This now famous book contains in all 67 original and 216 translated hymns. The arrangement of the hymns follows in the main the order of the Lutheran catechism, covering not only every division but almost every subdivision of the book. Brorson, it appears, must have written his hymns after a preconceived plan, a rather unusual method for a hymnwriter to follow.

The Rare Clenod of Faith fails as a whole to maintain the high standard of the Christmas hymns. Although the language, as in all that Brorson wrote, is pure and melodious, the poetic flight and fresh sentiment of his earlier work is lacking to some extent in the latter part of the collection. One reason for this is thought to be that Brorson, on locating at Tønder, had come into closer contact with the more extreme views of Pietism. The imprint of that movement, at least, is more distinct upon his later than upon his earlier work. The great preponderance of his translated over his original hymns also affects the spirit of the collection. He was not always fortunate in the selection of the original material for his translations. Some of these express the excessive Pietistic contemplation of the Savior's blood and wounds; others are rhymed sermons rather than songs of praise.

Despite these defects, The Rare Clenod of Faith, still ranks with the great books of hymnody. It contains a wealth of hymns that will never die. Even the less successful of its compositions present a true Evangelical message, a message that, at times, sounds a stern call to awake and "shake off that sinful sleep before to you is closed the open door" and, at others, pleads softly for a closer walk with God, a deeper understanding of His ways and a firmer trust in His grace. There are many strings on Brorson's harp, but they all sound a note of vital faith.

Judging Brorson's original hymns to be far superior to his translations, some have deplored that he should have spent so much of his time in transferring the work of others. And it is, no doubt, true that his original hymns are as a whole superior to his translations. But many of these are so fine that their elimination would now appear like an irreplaceable loss to Danish hymnody. The constant love with which many of them have been used for more than two hundred years should silence the claim that a translated hymn must of necessity be less valuable than an original. A considerable number of the originals of Brorson's most favored translations have long been forgotten.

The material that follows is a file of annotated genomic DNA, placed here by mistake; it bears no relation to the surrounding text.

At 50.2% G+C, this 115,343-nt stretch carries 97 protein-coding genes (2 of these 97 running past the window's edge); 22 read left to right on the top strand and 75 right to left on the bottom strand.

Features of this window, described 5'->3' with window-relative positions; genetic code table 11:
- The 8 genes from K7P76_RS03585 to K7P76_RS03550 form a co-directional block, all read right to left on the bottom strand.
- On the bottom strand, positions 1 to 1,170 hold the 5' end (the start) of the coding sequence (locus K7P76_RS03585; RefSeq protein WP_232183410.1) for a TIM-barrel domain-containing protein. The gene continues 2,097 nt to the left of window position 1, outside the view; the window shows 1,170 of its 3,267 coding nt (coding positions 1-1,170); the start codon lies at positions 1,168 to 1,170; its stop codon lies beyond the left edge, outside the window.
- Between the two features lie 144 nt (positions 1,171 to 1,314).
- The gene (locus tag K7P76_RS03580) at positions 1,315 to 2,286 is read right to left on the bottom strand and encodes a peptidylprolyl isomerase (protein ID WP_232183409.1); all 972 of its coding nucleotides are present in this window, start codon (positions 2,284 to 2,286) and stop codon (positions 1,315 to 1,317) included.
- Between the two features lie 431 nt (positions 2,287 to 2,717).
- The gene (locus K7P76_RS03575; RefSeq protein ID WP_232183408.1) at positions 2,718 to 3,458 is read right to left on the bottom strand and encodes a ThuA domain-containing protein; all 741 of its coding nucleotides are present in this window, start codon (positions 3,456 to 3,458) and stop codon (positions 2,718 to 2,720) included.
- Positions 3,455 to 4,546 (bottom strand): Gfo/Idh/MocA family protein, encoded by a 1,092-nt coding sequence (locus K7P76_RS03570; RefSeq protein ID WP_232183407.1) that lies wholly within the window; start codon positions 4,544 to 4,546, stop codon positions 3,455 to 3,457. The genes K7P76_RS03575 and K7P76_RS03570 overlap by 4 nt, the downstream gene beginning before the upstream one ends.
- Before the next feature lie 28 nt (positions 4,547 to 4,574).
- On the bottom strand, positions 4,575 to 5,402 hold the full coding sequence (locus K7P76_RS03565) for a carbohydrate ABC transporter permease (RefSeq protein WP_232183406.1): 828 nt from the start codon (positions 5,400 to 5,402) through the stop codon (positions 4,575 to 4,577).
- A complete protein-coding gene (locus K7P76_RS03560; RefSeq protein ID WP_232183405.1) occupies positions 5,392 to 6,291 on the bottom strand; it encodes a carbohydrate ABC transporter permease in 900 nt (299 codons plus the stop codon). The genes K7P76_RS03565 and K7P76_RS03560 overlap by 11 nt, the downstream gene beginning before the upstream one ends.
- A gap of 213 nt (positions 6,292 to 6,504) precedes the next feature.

As a translator Brorson is usually quite faithful to the originals, following them as closely as the differences in language and mode of expression permit. He is not slavishly bound, however, to his text. His constant aim is to reproduce his text in a pure and idiomatic Danish. And as his own poetic skill in most cases was superior to that of the original writer, his translations are often greatly superior to their originals in poetical merit.

Although the translation of a translation of necessity presents a very unreliable yard-stick of a man's work, the following translation of Brorson's version of the well-known German hymn, "Ich Will Dich Lieben, Meine Starke" may at least indicate the nature of his work as a translator.


Brorson, Hans Adolf, 1694-1764

tr., J. C. Aaberg

Thee will I love, my strength, my Treasure;

My heart in Thee finds peace and joy.

Thee will I love in fullest measure,

And in Thy cause my life employ.

Thee will I love and serve alone.

Lord, take me as Thine own.

Thee will I love, my Life Eternal,

My Guide and Shepherd on Life's way.

Thou leadest me to pastures vernal,

And to the light of endless day.

Thee will I love, Whose blood was spilt

To cleanse my soul from guilt.

Long, long wert Thou to me a stranger,

Though Thou didst love me first of all,

I strayed afar in sin and danger

And heeded not Thy loving call

Until I found that peace of heart

Thou canst alone impart.

Lord, cast not out Thy child, returning

A wanderer, naked and forlorn.